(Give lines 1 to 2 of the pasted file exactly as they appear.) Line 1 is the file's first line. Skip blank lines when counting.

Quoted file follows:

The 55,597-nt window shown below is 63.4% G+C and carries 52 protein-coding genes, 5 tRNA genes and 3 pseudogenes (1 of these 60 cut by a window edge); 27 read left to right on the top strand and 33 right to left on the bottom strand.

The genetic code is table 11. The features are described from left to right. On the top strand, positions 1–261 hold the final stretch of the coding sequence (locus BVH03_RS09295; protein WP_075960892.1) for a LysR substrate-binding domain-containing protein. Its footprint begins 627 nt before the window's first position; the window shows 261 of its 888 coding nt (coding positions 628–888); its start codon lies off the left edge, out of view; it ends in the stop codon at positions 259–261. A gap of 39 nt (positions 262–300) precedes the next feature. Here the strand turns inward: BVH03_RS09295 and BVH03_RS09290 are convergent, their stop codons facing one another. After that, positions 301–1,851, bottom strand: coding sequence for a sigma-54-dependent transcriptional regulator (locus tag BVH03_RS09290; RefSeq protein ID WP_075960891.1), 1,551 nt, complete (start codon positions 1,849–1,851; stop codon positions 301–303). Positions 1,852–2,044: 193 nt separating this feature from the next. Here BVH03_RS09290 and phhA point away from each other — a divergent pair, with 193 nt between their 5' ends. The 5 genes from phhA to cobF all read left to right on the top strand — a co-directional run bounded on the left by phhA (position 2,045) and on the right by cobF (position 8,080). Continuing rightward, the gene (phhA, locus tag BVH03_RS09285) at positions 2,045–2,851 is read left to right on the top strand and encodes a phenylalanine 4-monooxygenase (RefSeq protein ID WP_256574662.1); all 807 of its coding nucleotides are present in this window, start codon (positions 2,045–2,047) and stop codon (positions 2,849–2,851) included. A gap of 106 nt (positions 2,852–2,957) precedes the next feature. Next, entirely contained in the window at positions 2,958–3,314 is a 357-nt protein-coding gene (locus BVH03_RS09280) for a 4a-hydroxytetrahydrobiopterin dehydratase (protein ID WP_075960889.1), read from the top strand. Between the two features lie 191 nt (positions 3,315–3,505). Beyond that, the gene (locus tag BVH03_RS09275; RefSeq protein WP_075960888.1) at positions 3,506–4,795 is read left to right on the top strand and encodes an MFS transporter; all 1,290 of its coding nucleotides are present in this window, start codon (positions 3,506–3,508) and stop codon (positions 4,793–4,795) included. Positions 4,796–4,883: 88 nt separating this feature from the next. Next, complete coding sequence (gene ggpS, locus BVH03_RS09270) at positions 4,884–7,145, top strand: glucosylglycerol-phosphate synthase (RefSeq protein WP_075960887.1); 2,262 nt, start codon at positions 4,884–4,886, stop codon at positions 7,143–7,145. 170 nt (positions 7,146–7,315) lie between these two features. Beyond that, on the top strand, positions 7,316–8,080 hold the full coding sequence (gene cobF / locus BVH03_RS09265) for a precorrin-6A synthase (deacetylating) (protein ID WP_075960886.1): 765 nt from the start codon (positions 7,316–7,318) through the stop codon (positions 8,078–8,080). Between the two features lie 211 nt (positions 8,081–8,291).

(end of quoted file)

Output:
The 55,597-nt window shown below is 63.4% G+C and carries 52 protein-coding genes, 5 tRNA genes and 3 pseudogenes (1 of these 60 cut by a window edge); 27 read left to right on the top strand and 33 right to left on the bottom strand.

The genetic code is table 11. The features are described from left to right. On the top strand, positions 1–261 hold the final stretch of the coding sequence (locus BVH03_RS09295; protein WP_075960892.1) for a LysR substrate-binding domain-containing protein. Its footprint begins 627 nt before the window's first position; the window shows 261 of its 888 coding nt (coding positions 628–888); its start codon lies off the left edge, out of view; it ends in the stop codon at positions 259–261. A gap of 39 nt (positions 262–300) precedes the next feature. Here the strand turns inward: BVH03_RS09295 and BVH03_RS09290 are convergent, their stop codons facing one another. After that, positions 301–1,851, bottom strand: coding sequence for a sigma-54-dependent transcriptional regulator (locus tag BVH03_RS09290; RefSeq protein ID WP_075960891.1), 1,551 nt, complete (start codon positions 1,849–1,851; stop codon positions 301–303). Positions 1,852–2,044: 193 nt separating this feature from the next. Here BVH03_RS09290 and phhA point away from each other — a divergent pair, with 193 nt between their 5' ends. The 5 genes from phhA to cobF all read left to right on the top strand — a co-directional run bounded on the left by phhA (position 2,045) and on the right by cobF (position 8,080). Continuing rightward, the gene (phhA, locus tag BVH03_RS09285) at positions 2,045–2,851 is read left to right on the top strand and encodes a phenylalanine 4-monooxygenase (RefSeq protein ID WP_256574662.1); all 807 of its coding nucleotides are present in this window, start codon (positions 2,045–2,047) and stop codon (positions 2,849–2,851) included. A gap of 106 nt (positions 2,852–2,957) precedes the next feature. Next, entirely contained in the window at positions 2,958–3,314 is a 357-nt protein-coding gene (locus BVH03_RS09280) for a 4a-hydroxytetrahydrobiopterin dehydratase (protein ID WP_075960889.1), read from the top strand. Between the two features lie 191 nt (positions 3,315–3,505). Beyond that, the gene (locus tag BVH03_RS09275; RefSeq protein WP_075960888.1) at positions 3,506–4,795 is read left to right on the top strand and encodes an MFS transporter; all 1,290 of its coding nucleotides are present in this window, start codon (positions 3,506–3,508) and stop codon (positions 4,793–4,795) included. Positions 4,796–4,883: 88 nt separating this feature from the next. Next, complete coding sequence (gene ggpS, locus BVH03_RS09270) at positions 4,884–7,145, top strand: glucosylglycerol-phosphate synthase (RefSeq protein WP_075960887.1); 2,262 nt, start codon at positions 4,884–4,886, stop codon at positions 7,143–7,145. 170 nt (positions 7,146–7,315) lie between these two features. Beyond that, on the top strand, positions 7,316–8,080 hold the full coding sequence (gene cobF / locus BVH03_RS09265) for a precorrin-6A synthase (deacetylating) (protein ID WP_075960886.1): 765 nt from the start codon (positions 7,316–7,318) through the stop codon (positions 8,078–8,080). Between the two features lie 211 nt (positions 8,081–8,291).